Thursday, November 13, 2008

Food Safety Memo: U.S. Federal Government to Detain All Chinese Milk-Based Food and Beverage Products at the Border Until Shown to Be Safe

On Tuesday, November 11, we wrote this story, " Food Safety Memo: U.S. President-Elect Obama Said to Plan On Beefing Up FDA Enforcement, Regulations; Speculation Rampant On New FDA Chief about plans by the incoming U.S. President Barack Obama and his administration to take action to beef up the regulatory powers and enforcement activity of the U.S. Food & Drug Administration (FDA) once he assumes office in 72 days.

On Tuesday we also wrote this analysis piece, "Food Safety Memo: Maybe the Chinese Government Needs to Look to its Minority Muslim Population for Food Safety Advice and Expertise?" suggesting a potential solution for the Government of China to its chronic and serious food safety problems.

Late today both of our Tuesday stories sort of came together from a public policy standpoint. To the surprise of many observers, the U.S. federal government announced today it would start detaining all imported food products from China that contain milk, such as candy, snacks, bakery goods, pet foods and other Chinese products that contain milk, and hold there there until tests demonstrate the products aren't contaminated with melamine or anything else.

Below are a number of news reports on the surprise announcement by the U.S. federal government:

~New York Times, November 13, 2008: FDA Detains Chinese Imports for Testing

~Washington Post, November 13, 2008: US Blocks Chinese Milk

~Others: The Citizen Daily - BBC News - CNN International - The Epoch Times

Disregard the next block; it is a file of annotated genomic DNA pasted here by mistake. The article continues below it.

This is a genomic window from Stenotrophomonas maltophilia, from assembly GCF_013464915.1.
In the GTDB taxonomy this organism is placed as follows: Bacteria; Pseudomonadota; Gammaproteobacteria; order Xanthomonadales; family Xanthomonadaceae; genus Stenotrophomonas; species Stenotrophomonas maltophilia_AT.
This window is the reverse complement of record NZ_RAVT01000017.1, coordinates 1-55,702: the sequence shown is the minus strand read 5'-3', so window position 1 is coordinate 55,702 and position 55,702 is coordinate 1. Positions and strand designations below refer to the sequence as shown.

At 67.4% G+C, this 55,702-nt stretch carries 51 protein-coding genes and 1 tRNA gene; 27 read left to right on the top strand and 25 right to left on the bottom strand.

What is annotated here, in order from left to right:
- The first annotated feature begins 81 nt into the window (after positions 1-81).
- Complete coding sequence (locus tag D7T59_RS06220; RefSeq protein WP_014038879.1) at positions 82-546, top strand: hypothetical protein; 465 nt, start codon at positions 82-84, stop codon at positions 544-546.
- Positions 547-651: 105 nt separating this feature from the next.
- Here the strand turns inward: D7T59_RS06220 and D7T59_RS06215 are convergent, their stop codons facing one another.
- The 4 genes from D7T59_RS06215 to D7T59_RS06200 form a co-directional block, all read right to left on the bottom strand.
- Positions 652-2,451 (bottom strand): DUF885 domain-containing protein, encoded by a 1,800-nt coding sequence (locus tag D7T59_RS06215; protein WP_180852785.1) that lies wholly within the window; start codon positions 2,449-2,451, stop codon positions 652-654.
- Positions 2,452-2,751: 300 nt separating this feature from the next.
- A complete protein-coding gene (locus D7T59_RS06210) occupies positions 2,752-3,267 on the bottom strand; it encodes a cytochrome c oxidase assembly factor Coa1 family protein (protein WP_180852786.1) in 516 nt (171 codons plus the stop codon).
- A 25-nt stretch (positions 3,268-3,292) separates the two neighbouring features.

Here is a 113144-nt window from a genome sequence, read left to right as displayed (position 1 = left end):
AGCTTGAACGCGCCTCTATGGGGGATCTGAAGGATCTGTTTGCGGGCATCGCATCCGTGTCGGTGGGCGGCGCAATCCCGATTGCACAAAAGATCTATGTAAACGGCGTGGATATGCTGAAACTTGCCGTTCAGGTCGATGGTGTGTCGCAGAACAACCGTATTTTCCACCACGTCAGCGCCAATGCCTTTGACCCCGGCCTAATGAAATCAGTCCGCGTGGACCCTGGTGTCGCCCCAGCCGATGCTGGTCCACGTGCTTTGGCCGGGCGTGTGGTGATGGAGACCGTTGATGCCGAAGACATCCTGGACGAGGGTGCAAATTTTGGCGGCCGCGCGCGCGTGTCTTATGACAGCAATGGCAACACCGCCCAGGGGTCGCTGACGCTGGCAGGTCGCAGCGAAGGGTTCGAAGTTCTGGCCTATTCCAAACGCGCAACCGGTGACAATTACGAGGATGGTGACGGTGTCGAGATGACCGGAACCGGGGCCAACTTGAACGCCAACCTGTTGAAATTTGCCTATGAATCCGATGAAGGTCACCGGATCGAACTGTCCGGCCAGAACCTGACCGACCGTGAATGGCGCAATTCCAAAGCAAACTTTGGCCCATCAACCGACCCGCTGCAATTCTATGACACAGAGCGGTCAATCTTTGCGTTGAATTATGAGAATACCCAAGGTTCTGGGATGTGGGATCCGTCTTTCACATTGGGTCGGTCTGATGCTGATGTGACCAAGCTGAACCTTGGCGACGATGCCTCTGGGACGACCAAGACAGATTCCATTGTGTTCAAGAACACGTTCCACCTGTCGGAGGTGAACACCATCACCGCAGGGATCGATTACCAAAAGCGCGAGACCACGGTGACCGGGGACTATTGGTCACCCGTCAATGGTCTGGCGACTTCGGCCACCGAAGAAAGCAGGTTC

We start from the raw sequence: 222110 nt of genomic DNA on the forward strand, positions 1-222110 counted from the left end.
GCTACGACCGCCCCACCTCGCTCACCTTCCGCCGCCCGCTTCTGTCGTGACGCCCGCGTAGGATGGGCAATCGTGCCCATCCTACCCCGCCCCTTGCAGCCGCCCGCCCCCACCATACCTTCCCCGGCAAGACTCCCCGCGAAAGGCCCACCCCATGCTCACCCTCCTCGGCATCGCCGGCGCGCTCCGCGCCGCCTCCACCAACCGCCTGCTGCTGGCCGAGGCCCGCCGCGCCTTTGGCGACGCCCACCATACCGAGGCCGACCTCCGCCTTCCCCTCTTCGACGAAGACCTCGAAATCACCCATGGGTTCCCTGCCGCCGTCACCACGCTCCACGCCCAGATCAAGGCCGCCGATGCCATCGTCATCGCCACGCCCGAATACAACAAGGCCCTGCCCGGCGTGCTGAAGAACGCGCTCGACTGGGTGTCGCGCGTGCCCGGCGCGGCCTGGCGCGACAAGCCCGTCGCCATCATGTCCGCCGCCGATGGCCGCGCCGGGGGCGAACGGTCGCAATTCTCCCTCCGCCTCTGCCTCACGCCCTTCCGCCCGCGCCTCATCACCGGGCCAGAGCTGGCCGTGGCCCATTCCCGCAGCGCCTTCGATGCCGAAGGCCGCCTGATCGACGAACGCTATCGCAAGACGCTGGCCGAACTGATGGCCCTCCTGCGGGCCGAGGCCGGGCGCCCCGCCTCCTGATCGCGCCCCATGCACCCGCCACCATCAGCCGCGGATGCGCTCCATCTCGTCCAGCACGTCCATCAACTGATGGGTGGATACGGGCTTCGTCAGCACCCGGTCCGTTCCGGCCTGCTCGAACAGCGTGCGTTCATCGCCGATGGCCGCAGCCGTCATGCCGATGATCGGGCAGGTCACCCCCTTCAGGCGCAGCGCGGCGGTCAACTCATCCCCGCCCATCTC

This development could have some serious political and economic implications between the U.S. and China. After all, China is buying most of the government securities the U.S. is issuing as fast as the government printing presses can produce the notes to pay for the nation's $700 billion financial industry bailout, the economic stimulus package, two wars and a host of other programs and operational activities. China in affect is currently the United State's number one banker.

The way China earns the money to be the banker to the U.S. is from exporting goods. And the U.S. is China's number one market. As a result, China might not be pleased about the new U.S. policy of detaining its exported food and beverage products containing milk at the border. Bankers can get angry without much provoking these days, especially when that banker has a silent agreement with the nation's superpower, the U.S., to be its financier in return for lax trade enforcement policies.

We agree with the U.S. federal government's move though. After all, why risk death and illness from these tainted milk products, which have killed four children in China and sickened thousands there and in other Asian nations. Numerous countries like Japan and Australia have slapped complete bans on Chinese milk-based products in fact because of the melamine contamination.

We also think the move by the U.S., which will anger China initially, will act as a shot in the arm in terms of further motivating the Communist government to fix its food safety system. That's something that's overdue for the world's fastest-growing economy.

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